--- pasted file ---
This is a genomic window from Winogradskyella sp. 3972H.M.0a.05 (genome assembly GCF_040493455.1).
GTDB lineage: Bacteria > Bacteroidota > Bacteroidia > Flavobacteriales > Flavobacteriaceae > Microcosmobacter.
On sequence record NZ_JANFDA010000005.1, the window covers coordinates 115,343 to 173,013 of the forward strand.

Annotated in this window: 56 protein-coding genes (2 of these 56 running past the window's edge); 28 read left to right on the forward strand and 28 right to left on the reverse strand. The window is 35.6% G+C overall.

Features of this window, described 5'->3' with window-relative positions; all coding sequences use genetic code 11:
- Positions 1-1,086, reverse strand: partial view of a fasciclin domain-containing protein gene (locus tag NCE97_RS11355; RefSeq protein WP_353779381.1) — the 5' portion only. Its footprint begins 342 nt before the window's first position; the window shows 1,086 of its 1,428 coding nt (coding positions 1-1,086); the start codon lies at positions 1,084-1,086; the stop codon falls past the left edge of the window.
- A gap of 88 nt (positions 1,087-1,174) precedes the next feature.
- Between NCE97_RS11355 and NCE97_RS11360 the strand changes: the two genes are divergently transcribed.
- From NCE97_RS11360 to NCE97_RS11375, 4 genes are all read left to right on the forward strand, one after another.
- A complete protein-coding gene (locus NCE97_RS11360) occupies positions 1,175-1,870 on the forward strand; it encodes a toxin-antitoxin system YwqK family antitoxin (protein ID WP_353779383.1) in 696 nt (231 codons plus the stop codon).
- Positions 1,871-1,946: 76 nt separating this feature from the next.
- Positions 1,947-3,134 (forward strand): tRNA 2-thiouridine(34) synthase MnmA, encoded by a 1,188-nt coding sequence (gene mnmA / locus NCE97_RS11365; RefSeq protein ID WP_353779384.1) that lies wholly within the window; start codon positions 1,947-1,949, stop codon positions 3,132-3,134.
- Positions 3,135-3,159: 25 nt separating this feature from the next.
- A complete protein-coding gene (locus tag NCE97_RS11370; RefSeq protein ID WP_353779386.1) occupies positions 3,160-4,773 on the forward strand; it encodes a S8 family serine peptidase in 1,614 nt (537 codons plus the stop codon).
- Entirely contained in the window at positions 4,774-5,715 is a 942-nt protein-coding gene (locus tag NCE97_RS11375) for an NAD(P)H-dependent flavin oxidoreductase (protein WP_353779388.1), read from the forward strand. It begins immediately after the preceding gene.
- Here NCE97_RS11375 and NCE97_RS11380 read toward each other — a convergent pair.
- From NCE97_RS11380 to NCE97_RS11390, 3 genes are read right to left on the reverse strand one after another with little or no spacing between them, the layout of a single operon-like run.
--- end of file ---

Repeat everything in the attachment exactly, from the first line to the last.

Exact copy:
This is a genomic window from Winogradskyella sp. 3972H.M.0a.05 (genome assembly GCF_040493455.1).
GTDB lineage: Bacteria > Bacteroidota > Bacteroidia > Flavobacteriales > Flavobacteriaceae > Microcosmobacter.
On sequence record NZ_JANFDA010000005.1, the window covers coordinates 115,343 to 173,013 of the forward strand.

Annotated in this window: 56 protein-coding genes (2 of these 56 running past the window's edge); 28 read left to right on the forward strand and 28 right to left on the reverse strand. The window is 35.6% G+C overall.

Features of this window, described 5'->3' with window-relative positions; all coding sequences use genetic code 11:
- Positions 1-1,086, reverse strand: partial view of a fasciclin domain-containing protein gene (locus tag NCE97_RS11355; RefSeq protein WP_353779381.1) — the 5' portion only. Its footprint begins 342 nt before the window's first position; the window shows 1,086 of its 1,428 coding nt (coding positions 1-1,086); the start codon lies at positions 1,084-1,086; the stop codon falls past the left edge of the window.
- A gap of 88 nt (positions 1,087-1,174) precedes the next feature.
- Between NCE97_RS11355 and NCE97_RS11360 the strand changes: the two genes are divergently transcribed.
- From NCE97_RS11360 to NCE97_RS11375, 4 genes are all read left to right on the forward strand, one after another.
- A complete protein-coding gene (locus NCE97_RS11360) occupies positions 1,175-1,870 on the forward strand; it encodes a toxin-antitoxin system YwqK family antitoxin (protein ID WP_353779383.1) in 696 nt (231 codons plus the stop codon).
- Positions 1,871-1,946: 76 nt separating this feature from the next.
- Positions 1,947-3,134 (forward strand): tRNA 2-thiouridine(34) synthase MnmA, encoded by a 1,188-nt coding sequence (gene mnmA / locus NCE97_RS11365; RefSeq protein ID WP_353779384.1) that lies wholly within the window; start codon positions 1,947-1,949, stop codon positions 3,132-3,134.
- Positions 3,135-3,159: 25 nt separating this feature from the next.
- A complete protein-coding gene (locus tag NCE97_RS11370; RefSeq protein ID WP_353779386.1) occupies positions 3,160-4,773 on the forward strand; it encodes a S8 family serine peptidase in 1,614 nt (537 codons plus the stop codon).
- Entirely contained in the window at positions 4,774-5,715 is a 942-nt protein-coding gene (locus tag NCE97_RS11375) for an NAD(P)H-dependent flavin oxidoreductase (protein WP_353779388.1), read from the forward strand. It begins immediately after the preceding gene.
- Here NCE97_RS11375 and NCE97_RS11380 read toward each other — a convergent pair.
- From NCE97_RS11380 to NCE97_RS11390, 3 genes are read right to left on the reverse strand one after another with little or no spacing between them, the layout of a single operon-like run.